“Inspiration is for amateurs, the rest of us just show up and get to work.”
The above quote is from one of my favorite artists of all time, let alone still living. Chuck Close is the ultimate motivation for artists after becoming world renown for two different art styles all while dealing with physical limitations. But this article isn’t a recap of Close’s life (though that would be a fun article to research and write). The quote was merely a jumping off point.
Everyone has heard of “Writer’s Block”, the situation where you want to sit down and write something, but for whatever reason, you cannot think of words to put down. This is not just something that happens to writers. All creative types go through this from time to time. Artists have trouble thinking of what to paint or draw, Photographers can’t decide what to photograph, sculptors have nothing to sculpt. In fact, it is so common that many creative types will go to drastic measures to break out of a creative slump.
I tend to go through long stints of a creative slumps, and I really don’t know why. I have tried to find a reason, even blaming anything and everything I could think of, but I never found a real reason for it. I tend to believe that its just a perfect storm of a lot of things, which isn’t helpful at all.
You would think my day job as a High School Art Teacher would allow me ample opportunity to be creative and work through slumps faster, but I have found the opposite to be true. I spend so much time coming up with new projects, concepts, etc. for the students on top of having to monitor my classes and keep everyone on task, that I don’t really get to take the time to just be creative for myself.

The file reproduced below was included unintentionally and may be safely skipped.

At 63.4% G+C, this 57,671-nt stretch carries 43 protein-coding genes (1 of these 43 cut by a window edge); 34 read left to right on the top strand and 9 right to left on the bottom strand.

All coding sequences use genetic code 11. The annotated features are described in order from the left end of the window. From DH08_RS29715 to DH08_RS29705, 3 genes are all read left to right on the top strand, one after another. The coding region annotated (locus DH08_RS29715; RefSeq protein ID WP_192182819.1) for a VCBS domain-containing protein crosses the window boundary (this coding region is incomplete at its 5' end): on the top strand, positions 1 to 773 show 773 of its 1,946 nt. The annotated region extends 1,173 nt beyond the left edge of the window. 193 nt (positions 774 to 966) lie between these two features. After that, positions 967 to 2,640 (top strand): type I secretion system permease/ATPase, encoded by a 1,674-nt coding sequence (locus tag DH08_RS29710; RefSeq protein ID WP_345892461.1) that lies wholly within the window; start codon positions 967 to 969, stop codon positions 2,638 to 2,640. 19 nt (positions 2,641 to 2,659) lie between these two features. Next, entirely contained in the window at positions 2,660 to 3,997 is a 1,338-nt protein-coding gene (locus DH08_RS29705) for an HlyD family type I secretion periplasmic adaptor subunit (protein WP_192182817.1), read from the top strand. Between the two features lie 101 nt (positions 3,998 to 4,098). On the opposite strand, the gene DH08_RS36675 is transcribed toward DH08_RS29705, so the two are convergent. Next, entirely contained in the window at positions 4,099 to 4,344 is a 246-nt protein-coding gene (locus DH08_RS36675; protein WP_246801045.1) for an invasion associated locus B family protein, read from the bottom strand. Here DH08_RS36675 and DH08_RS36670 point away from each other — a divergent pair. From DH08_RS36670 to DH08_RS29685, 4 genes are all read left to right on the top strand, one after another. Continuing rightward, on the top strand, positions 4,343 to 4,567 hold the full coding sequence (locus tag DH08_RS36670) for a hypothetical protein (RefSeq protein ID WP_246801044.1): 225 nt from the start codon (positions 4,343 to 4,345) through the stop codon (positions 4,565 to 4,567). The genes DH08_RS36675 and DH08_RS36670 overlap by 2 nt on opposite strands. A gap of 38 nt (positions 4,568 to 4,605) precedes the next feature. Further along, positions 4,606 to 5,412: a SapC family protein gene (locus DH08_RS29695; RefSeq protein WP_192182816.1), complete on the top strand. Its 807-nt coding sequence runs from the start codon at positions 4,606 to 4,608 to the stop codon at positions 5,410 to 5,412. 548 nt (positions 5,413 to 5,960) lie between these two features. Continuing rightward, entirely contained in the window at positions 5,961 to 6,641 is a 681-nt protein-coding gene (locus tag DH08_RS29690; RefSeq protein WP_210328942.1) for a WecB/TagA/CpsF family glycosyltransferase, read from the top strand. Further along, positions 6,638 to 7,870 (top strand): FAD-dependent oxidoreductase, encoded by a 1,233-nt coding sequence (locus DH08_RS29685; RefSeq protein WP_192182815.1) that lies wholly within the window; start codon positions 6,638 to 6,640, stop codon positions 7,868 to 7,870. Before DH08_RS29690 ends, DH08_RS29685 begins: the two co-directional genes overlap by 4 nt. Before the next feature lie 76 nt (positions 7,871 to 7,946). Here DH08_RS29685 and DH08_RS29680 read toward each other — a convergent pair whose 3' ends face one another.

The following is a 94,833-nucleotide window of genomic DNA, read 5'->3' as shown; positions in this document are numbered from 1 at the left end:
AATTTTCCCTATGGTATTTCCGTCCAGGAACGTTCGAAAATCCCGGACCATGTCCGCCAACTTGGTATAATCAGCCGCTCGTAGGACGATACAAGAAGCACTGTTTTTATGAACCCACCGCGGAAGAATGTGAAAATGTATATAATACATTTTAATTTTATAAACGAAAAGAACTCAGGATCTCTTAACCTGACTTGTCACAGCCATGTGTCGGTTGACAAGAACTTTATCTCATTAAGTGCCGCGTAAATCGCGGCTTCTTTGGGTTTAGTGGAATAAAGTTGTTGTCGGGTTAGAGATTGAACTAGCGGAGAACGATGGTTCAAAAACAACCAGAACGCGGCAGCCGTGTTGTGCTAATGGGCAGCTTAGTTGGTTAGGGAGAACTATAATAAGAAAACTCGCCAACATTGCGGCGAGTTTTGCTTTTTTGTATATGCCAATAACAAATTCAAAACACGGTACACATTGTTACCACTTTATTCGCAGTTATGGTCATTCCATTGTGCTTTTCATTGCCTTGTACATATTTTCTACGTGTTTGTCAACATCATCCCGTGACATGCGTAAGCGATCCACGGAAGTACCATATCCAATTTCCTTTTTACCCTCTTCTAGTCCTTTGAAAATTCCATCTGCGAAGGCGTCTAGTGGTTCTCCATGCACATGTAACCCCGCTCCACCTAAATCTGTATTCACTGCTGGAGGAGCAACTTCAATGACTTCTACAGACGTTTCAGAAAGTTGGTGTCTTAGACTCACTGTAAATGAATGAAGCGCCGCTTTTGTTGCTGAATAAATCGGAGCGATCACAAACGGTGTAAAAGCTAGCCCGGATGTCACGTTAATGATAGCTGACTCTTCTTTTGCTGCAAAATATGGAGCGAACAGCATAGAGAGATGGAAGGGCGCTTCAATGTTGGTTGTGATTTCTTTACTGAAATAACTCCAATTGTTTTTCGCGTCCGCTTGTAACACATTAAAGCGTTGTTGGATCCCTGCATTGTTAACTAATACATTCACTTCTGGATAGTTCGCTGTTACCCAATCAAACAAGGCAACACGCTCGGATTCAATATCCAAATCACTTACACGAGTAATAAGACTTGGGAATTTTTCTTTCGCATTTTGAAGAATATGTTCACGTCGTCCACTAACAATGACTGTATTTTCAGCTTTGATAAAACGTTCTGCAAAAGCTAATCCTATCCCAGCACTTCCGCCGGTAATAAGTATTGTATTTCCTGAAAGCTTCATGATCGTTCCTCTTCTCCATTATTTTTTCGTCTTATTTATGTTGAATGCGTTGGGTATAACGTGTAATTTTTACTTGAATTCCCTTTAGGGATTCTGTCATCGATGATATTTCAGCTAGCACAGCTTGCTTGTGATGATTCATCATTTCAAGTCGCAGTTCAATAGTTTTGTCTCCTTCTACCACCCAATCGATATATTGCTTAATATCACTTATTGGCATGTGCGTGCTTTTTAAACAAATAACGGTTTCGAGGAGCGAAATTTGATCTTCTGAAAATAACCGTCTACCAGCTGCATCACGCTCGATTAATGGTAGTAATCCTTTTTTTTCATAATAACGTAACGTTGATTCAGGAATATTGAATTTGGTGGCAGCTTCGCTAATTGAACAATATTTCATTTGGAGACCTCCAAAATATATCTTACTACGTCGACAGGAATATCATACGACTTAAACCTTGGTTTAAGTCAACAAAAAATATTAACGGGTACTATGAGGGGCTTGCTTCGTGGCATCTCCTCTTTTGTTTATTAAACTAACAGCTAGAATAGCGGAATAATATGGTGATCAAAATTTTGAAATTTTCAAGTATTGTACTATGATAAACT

Now, I do have my own projects going while my students are working, and sometimes they are even related to the project the students are doing. And I will admit that being in a classroom has it’s perks. I have been able to experience all sorts of art materials that I would not have invested in myself. But access to materials doesn’t directly lead to creative motivation. Most of the time, I was working with materials so I could better help my students, not create art pieces.
So how do I get over a Creative Slump? The easy answer is to just wait it out. Not the answer you were hoping for was it? Truth is, I can force myself to keep working and for the most part that helps, but if I am not motivated to work, then something creative will probably not come out. It is times like these that I focus more on techniques. I keep a small sketchbook filled with ideas of things I want to do or new techniques to try. I visit local galleries and museums to see other people’s work. I will even revisit old art pieces that I have laying around unfinished.
I guess what I am trying to say is that the key is to keep creating something. If you cannot find inspiration in what you are doing, then actively try to improve your skill. Do observational drawings of everyday things, learn a new feature for your camera, attend a workshop on how to be a better potter. Whatever you do, though, don’t stop creating.
Create for yourself, because you want to, not because people think you should. As long as you are creating for the right reasons and finding ways to get better, you will always get out of your slump. A wise professor once told me (and I am pretty sure he got it from somewhere else) “Creativity is not a finite product, you cannot use it up. Instead, creativity is like a muscle, the more you use it, the stronger it gets.”